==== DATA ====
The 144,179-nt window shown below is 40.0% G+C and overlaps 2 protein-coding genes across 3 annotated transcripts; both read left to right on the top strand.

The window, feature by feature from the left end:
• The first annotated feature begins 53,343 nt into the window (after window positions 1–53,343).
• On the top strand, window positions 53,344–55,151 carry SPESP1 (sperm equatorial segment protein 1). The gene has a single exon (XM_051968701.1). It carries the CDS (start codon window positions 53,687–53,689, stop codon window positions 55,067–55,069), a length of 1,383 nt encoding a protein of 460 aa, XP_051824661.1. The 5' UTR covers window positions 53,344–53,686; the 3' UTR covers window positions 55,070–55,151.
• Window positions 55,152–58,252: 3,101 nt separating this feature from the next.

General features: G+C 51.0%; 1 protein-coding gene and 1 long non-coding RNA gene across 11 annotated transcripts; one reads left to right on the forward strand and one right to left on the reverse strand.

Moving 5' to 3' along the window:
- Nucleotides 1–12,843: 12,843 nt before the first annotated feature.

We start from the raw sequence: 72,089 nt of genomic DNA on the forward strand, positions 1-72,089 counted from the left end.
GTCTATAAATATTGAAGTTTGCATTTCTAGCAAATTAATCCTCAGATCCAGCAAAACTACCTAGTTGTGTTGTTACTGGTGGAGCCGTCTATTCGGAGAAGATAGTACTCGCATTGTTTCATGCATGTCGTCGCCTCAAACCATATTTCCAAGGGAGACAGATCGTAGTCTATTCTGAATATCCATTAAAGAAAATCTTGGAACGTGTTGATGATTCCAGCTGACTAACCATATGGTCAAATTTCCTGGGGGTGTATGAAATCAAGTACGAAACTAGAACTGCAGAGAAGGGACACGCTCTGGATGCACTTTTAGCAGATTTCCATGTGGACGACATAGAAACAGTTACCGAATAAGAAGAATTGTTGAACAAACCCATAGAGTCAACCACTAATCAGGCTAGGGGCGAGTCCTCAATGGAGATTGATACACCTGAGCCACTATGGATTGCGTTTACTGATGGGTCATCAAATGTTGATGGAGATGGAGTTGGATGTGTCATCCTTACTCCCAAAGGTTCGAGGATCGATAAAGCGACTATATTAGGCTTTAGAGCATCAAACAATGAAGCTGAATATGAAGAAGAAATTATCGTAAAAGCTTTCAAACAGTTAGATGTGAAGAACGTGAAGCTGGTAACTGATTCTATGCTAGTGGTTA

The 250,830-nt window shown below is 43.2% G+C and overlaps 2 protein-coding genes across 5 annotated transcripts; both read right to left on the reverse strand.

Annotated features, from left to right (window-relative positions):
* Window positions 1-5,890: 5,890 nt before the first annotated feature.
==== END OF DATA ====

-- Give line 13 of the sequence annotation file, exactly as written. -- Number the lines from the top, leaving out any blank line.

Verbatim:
* Window positions 1-5,890: 5,890 nt before the first annotated feature.